Of raiders past and present
By Bryan Lentz 'See that guy right there? He is a Son Tay raider." So said our instructor as Sgt. First Class Franklin Roe approached the platoon of cadets. It was the summer of 1985, and I was attending airborne training in the oppressive Southern heat of Fort Bragg, N.C.
By Bryan Lentz
'See that guy right there? He is a Son Tay raider."
So said our instructor as Sgt. First Class Franklin Roe approached the platoon of cadets. It was the summer of 1985, and I was attending airborne training in the oppressive Southern heat of Fort Bragg, N.C.
We were learning how to jump out of planes, and our "jump school" instructors were the renowned Green Berets of the Fifth Special Forces Group. We were already in awe of them; that the unit's top noncommisioned officer was part of an elite within this elite got our attention.
As a 19-year-old, I had never heard of the Son Tay raid, which had taken place 15 years earlier and earned its participants legendary status within the special-operations community. This month, in the wake of the raid that killed Osama bin Laden in Pakistan, there were frequent references in the press to Jimmy Carter and the failed hostage rescue mission in Iran. The Son Tay raid, which was to rescue American prisoners of war in North Vietnam and took place under Richard Nixon, is a better reference point. Led by special-operations pioneers, Son Tay laid the groundwork for the success of Abbottabad.
Much has been written about the 1970 raid. But the details that stick in my mind are the ones I heard repeated in hushed, reverent tones in the presence, but beyond the hearing, of one of the men who participated in it.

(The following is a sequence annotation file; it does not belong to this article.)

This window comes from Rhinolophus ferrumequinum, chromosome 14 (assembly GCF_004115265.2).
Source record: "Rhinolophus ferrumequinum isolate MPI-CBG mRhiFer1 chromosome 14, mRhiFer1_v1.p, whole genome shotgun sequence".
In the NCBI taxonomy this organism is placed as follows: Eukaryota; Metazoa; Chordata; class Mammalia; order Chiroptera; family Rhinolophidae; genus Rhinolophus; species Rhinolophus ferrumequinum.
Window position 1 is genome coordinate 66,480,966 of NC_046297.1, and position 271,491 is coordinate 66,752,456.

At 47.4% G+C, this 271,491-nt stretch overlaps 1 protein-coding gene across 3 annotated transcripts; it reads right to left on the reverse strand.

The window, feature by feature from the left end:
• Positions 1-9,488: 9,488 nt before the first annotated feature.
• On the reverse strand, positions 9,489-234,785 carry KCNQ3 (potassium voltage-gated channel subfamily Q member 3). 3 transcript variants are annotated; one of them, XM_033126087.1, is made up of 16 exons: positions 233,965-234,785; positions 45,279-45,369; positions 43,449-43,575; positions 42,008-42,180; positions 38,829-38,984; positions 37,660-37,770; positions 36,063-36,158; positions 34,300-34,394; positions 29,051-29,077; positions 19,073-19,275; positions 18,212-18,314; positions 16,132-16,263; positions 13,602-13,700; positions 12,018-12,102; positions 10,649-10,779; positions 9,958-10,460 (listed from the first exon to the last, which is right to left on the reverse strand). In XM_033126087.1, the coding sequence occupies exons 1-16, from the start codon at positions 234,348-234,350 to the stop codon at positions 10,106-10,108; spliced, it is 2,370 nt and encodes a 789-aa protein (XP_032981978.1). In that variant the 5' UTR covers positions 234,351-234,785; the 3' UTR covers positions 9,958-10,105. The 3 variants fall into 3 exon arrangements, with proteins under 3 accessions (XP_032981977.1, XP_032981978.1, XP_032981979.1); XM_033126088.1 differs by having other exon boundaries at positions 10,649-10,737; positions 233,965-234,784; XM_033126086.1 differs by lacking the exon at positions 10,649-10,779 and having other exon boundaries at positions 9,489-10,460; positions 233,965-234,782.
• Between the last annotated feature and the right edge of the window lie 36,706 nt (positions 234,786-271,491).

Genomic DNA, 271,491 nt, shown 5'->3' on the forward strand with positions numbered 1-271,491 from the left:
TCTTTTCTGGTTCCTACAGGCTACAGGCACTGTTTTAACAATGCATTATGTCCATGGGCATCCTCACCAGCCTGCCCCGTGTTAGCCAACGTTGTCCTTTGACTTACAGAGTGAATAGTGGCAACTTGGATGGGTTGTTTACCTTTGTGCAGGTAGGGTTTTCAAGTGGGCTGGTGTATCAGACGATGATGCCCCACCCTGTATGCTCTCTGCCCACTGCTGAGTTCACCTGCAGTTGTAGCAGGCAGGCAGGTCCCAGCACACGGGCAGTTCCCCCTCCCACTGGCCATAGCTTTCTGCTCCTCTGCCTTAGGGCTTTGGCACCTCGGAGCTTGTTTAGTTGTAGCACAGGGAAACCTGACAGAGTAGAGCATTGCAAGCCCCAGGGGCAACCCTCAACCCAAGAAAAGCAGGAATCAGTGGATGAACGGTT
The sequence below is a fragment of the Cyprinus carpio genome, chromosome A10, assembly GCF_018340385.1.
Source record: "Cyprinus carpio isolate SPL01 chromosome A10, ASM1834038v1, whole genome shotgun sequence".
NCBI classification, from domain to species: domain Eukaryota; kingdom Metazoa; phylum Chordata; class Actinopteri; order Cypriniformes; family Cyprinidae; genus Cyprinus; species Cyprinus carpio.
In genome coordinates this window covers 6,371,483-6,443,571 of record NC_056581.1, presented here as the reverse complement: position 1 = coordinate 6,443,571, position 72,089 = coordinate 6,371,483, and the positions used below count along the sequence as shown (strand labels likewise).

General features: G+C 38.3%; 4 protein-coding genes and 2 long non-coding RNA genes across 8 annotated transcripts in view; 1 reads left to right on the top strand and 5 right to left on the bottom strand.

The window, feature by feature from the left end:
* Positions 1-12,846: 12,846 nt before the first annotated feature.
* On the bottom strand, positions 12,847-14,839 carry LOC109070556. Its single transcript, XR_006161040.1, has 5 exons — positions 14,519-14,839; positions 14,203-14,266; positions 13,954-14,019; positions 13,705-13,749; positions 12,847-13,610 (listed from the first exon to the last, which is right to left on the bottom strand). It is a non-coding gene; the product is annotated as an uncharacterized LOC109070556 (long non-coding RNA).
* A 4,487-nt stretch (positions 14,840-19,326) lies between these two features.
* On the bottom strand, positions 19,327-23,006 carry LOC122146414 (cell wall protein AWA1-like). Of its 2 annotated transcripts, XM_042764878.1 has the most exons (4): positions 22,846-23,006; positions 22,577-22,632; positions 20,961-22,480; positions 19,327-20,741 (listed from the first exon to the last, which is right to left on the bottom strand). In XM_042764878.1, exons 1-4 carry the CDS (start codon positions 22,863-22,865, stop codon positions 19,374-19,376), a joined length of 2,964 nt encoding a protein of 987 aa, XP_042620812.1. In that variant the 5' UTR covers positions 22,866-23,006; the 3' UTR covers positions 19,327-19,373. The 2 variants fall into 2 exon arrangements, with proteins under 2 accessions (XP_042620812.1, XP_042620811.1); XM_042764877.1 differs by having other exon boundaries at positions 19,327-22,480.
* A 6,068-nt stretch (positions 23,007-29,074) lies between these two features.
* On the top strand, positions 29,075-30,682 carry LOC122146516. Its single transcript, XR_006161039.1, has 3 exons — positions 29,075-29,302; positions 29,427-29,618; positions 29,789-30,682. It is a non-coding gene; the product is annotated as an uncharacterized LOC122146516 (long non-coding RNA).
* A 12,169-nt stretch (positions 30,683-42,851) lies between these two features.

Roe and other Special Forces personnel secretly selected for the operation trained for weeks in Florida with a mock-up of the target, rehearsing thousands of times. No one except the commanders knew the objective was a North Vietnamese prison camp near Hanoi.
Traveling by helicopter from Thailand and South Vietnam, the task force executed the raid in the dark of night. The POWs, however, had been moved just beforehand, and intelligence predicting their relocation hadn't been provided to mission commanders. Although no prisoners were recovered, the raiders did succeed in killing more than 100 enemy soldiers, and there were no American casualties despite an intense firefight.
The bin Laden and Son Tay raids faced similar intelligence, logistical, and operational challenges. More important, both required remarkable courage on the part of the special-operations professionals who carried them out. We should remember that the success of the bin Laden strike was built on the sacrifices and bravery of those who took part in lesser-known operations throughout history. They include SFC Roe and the other Son Tay raiders.